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Observation of compound semiconductors and heterovalent interfaces using aberration-corrected scanning transmission electron microscopy

Published online by Cambridge University Press:  30 August 2016

David J. Smith
Affiliation:
Department of Physics, Arizona State University, Tempe, AZ 85287, USA; and Center for Photonic Innovation, Arizona State University, Tempe, AZ 85287, USA
Jing Lu
Affiliation:
Center for Photonic Innovation, Arizona State University, Tempe, AZ 85287, USA; and School of Engineering for Matter, Transport and Energy, Arizona State University, Tempe, AZ 85287, USA
Toshihiro Aoki
Affiliation:
LeRoy Eyring Center for Solid State Science, Arizona State University, Tempe, AZ 85287, USA
Martha R. McCartney
Affiliation:
Department of Physics, Arizona State University, Tempe, AZ 85287, USA; and Center for Photonic Innovation, Arizona State University, Tempe, AZ 85287, USA
Yong-Hang Zhang
Affiliation:
Center for Photonic Innovation, Arizona State University, Tempe, AZ 85287, USA; and School of Electrical, Computer, and Energy Engineering, Arizona State University, Tempe, AZ 85287, USA
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Abstract

This paper reviews our recent investigations of compound semiconductors and heterovalent interfaces using the technique of aberration-corrected scanning transmission electron microscopy. Bright-field imaging of compound semiconductors with a collection angle that is comparable in size to the incident-beam convergence angle is demonstrated to provide better atomic-column visibility for lighter elements in comparison with the more traditional high-angle annular-dark-field approach. Several pairs of Group II–VI/Group III–V compound semiconductors with zincblende structure have been studied in detail. These combinations are all valence-mismatched (i.e., heterovalent), and include CdTe/InSb (Δa/a ≤ 0.05%), ZnTe/InP (Δa/a = 3.8%), and ZnTe/GaAs (Δa/a = 7.4%). CdTe/InSb (001) interfaces are observed to be defect-free with a slight lattice contraction at the interface plane. For interfaces with larger lattice-parameter mismatch, the primary interfacial defects are identified as Lomer edge dislocations and perfect 60° dislocations. However, the atomic structure of the dislocation cores has not yet been unambiguously determined.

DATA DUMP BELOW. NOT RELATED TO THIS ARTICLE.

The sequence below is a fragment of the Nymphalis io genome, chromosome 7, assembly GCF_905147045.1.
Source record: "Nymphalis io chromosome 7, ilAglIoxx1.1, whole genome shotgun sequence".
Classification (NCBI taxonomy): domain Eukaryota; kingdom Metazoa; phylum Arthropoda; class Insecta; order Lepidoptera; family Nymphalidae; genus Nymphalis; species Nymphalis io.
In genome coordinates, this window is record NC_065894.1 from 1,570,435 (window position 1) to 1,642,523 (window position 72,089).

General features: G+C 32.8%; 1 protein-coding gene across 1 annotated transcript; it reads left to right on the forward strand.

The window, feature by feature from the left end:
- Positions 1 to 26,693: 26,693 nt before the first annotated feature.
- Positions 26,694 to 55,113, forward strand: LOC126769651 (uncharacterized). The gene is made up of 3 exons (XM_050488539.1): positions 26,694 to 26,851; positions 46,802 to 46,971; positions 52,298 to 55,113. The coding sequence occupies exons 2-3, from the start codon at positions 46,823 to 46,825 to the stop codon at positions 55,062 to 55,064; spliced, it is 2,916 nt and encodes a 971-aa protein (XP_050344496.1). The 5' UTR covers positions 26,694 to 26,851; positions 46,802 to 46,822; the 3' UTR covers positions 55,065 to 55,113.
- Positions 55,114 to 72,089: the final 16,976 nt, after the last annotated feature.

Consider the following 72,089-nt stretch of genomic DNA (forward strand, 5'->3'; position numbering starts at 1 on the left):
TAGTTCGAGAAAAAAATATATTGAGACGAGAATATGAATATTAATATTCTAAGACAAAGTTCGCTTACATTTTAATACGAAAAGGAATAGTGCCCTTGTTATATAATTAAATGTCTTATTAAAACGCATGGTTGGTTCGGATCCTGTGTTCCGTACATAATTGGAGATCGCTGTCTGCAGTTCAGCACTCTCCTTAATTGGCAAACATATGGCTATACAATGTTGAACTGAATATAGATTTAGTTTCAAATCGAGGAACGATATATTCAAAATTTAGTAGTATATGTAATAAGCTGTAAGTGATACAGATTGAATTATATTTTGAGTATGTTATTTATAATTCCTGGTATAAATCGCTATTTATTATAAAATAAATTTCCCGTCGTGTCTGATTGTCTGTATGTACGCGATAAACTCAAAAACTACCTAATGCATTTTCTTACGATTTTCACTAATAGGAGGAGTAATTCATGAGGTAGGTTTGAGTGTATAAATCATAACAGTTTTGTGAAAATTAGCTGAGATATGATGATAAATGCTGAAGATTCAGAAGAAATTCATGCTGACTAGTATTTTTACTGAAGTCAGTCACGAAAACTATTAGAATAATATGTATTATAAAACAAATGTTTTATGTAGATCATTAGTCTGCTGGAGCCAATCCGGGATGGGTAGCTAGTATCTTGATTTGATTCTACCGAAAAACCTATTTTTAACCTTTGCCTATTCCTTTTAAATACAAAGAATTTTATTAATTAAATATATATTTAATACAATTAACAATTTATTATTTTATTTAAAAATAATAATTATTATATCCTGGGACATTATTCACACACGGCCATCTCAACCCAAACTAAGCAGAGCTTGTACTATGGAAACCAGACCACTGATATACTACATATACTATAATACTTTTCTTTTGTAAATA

Type
Invited Feature Paper
Copyright
Copyright © Materials Research Society 2016 

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Footnotes

Contributing Editor: Eric Stach

This paper has been selected as an Invited Feature Paper.

References

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